My emotions are getting the best of me. One minute I am elated to see my students and the next minute I am weeping because I feel so overwhelmed that I feel like a new teacher. I get angry because it is our students that lose when poor working conditions exist for educators. I am exhausted both physically and mentally. Yet I will wake up at 5am tomorrow and start another day of crazy. Why? Because I love my students and the opportunities to learn and grow together.

Next week will be my sixth week back to school but only my fourth week with students. My students have been great and I have even had several former students come back to visit, say hello, and tell me how life was at middle or high school.  But I am exhausted.  My schedule is far from ideal and it is making me feel like I am in the middle of a very bad dream.

Unfortunately, I am not the only one… my colleagues are just as exhausted, concerned, and frustrated with the new schedule and expectations in my county. Instead of decreasing our workload and providing more planning with the changes our county made to improve working conditions, we are feeling squeezed more than ever. The hope that we had for the new year has quickly faded… we face another year of struggles.

Or do we?  Do we have to give up so much of ourselves and our time? Must we feel there is no hope in a very demanding year?

After much reflection and a conversation with a good friend and colleague, I am left considering… “Are we investing too much into the system and allowing ourselves to be distracted from the real meaning of teaching?” Or even worse… are we being taken advantage of because like most students, we do what we are told because: 1) We want to do or best! 2) We are hard workers, dedicated to learning 3) We are responsible!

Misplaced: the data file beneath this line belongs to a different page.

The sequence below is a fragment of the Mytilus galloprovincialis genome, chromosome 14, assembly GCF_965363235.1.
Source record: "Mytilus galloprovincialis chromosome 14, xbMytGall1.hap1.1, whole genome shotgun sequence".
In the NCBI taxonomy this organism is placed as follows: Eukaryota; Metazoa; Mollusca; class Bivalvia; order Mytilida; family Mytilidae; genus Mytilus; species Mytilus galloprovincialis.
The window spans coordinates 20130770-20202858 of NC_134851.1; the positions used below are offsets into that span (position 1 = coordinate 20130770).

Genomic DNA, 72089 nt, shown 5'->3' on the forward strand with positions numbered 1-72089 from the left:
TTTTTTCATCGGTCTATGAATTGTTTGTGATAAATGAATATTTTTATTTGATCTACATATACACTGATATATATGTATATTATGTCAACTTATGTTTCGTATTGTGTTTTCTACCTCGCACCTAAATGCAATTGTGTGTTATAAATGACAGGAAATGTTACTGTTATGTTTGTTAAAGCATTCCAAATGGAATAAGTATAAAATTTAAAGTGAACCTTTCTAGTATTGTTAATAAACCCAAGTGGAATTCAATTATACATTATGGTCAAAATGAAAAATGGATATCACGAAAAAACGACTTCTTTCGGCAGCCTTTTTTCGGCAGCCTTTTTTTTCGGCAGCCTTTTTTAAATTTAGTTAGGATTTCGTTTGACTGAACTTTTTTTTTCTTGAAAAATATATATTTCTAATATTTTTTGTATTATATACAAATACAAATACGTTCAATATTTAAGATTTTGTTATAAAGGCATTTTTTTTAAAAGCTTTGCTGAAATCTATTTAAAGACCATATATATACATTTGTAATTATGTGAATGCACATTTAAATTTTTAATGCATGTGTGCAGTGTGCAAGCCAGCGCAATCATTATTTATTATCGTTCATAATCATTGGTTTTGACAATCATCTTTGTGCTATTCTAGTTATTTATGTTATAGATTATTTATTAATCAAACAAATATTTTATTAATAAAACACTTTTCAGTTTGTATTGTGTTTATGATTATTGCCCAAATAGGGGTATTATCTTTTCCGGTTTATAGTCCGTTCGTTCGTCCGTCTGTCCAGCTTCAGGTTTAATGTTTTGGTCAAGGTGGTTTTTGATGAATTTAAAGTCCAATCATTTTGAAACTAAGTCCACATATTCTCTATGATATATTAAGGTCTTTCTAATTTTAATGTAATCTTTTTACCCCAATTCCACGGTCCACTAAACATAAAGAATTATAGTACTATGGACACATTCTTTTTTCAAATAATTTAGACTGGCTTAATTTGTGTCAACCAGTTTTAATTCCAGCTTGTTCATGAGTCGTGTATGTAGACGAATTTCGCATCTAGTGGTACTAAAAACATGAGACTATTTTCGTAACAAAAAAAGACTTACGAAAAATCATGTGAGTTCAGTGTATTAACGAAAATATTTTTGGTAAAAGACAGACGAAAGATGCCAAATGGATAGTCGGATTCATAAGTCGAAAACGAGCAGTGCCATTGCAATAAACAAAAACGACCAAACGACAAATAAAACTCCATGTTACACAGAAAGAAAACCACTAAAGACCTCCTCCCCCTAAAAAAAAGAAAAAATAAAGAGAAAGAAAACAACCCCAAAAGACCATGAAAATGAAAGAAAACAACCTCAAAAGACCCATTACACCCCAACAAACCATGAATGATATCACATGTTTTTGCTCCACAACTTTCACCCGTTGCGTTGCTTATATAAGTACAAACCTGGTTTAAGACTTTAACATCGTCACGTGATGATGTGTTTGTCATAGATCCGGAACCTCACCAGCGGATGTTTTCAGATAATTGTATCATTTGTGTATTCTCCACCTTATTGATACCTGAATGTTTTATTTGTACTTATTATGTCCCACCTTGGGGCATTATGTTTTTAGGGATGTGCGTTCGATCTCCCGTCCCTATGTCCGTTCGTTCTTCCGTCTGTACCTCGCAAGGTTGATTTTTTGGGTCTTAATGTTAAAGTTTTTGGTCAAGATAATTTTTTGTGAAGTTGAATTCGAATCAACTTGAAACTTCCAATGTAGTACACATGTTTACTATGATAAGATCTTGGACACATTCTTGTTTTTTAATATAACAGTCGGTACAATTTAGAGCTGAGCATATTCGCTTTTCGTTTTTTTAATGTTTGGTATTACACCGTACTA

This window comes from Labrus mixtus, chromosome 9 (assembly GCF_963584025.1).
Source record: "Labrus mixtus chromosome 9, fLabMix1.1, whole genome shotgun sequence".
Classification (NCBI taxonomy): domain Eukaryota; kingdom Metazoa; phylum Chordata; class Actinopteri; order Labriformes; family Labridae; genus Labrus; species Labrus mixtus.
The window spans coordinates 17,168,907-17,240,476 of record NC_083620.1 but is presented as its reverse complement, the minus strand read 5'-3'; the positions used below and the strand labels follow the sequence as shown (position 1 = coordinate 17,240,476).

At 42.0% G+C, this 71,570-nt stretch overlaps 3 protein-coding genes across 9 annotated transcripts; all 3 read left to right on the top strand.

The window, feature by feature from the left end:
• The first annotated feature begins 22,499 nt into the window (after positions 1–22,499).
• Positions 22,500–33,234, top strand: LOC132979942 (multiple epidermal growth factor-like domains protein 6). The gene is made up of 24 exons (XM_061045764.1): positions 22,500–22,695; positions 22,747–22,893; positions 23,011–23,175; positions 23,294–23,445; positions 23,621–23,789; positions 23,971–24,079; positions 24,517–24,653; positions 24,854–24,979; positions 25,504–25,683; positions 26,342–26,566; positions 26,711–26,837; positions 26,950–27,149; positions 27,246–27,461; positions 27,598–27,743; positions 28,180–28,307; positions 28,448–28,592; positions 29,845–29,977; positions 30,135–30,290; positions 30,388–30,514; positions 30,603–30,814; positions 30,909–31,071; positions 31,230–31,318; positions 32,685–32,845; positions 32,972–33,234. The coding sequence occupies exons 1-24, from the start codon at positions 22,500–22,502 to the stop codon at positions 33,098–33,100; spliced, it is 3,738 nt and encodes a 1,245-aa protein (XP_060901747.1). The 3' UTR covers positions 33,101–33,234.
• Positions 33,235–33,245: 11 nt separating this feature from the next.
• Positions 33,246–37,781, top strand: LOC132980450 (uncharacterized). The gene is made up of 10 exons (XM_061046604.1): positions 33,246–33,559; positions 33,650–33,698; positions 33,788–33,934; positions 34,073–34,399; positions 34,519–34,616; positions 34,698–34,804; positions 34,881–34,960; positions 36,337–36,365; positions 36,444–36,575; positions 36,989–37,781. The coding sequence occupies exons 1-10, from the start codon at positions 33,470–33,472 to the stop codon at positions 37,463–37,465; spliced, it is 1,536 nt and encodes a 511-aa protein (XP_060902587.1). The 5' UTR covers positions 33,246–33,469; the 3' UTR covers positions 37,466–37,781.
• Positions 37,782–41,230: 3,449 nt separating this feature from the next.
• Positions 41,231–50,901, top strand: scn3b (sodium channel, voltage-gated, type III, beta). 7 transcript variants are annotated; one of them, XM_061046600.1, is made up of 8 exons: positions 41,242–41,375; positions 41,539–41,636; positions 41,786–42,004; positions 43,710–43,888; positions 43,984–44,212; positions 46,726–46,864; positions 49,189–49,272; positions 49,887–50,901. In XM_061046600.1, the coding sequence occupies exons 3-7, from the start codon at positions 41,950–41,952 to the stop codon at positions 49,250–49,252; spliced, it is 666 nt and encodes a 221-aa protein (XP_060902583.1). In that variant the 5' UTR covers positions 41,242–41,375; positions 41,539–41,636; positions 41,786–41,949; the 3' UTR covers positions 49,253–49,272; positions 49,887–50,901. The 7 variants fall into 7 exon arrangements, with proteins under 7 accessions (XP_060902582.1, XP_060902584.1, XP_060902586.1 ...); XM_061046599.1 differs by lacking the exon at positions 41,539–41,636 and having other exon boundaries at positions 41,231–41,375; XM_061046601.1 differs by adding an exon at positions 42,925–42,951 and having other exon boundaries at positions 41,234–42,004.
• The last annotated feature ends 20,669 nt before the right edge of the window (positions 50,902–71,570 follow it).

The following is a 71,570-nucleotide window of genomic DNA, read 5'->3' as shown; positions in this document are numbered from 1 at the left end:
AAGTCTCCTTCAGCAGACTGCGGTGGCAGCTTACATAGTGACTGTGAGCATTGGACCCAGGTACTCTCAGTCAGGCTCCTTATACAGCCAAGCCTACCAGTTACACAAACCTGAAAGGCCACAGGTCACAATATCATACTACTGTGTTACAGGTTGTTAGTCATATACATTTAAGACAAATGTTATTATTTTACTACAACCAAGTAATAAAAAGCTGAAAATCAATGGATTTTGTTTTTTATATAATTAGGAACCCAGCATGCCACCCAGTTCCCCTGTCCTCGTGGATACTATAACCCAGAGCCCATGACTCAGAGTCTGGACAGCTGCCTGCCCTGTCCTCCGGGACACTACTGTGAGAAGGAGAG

It is easy to lose hope when you feel like no one understands. It is easy to lose hope when you feel you are not heard.  However, when you speak up. When you advocate for yourself AND your students, you begin to feel hopeful again. You start to feel connected and understood and slowly you change a system that seems impossible to change!

It may be easier said than done, but here are some ideas for taking charge and finding a better balance between your school and home life..  First breathe and take time for yourself.  Chase butterflies, sleep in, go for a run, spend time with family and friends,, whatever it takes for you to feel like you- do it and don’t feel guilty about it!

Next, reflect and try to pinpoint what is really standing in your way from having a successful year.  Once you have identified the barrier, consider how you can change, modify, or work around the barrier.  What would your ideal classroom, school, or even school system look like. Consider what needs to take place to make that a reality.

Advocate. Advocate. Advocate.  Yes… the third thing is to stand up, speak up, and share your story with your colleagues, your admin, your school board member, your board of supervisor and even your state and national legislators.  As soon as you start to tell your story from the trenches it makes the issues humanized. It is hard for people to turn away when an educator is candid about the real struggles and concerns for our students.

We know that an educator’s working conditions are a student’s learning environment.  You and I… we have the power to change our profession. We have the power to change the learning environment for students.  We can let go of some things that don’t matter to student learning and make space for time to advocate for ourselves and students.  When we advocate and lead, there is no room for hopelessness.  Students remember how we made them feel. They remember our passion for learning and the example we set for leading.  We must stand up and make our voices heard so that we empower ourselves and each other in order for positive change to happen. Change isn’t a bad thing, unless you have had no voice in it.  Are you ready to lead the change?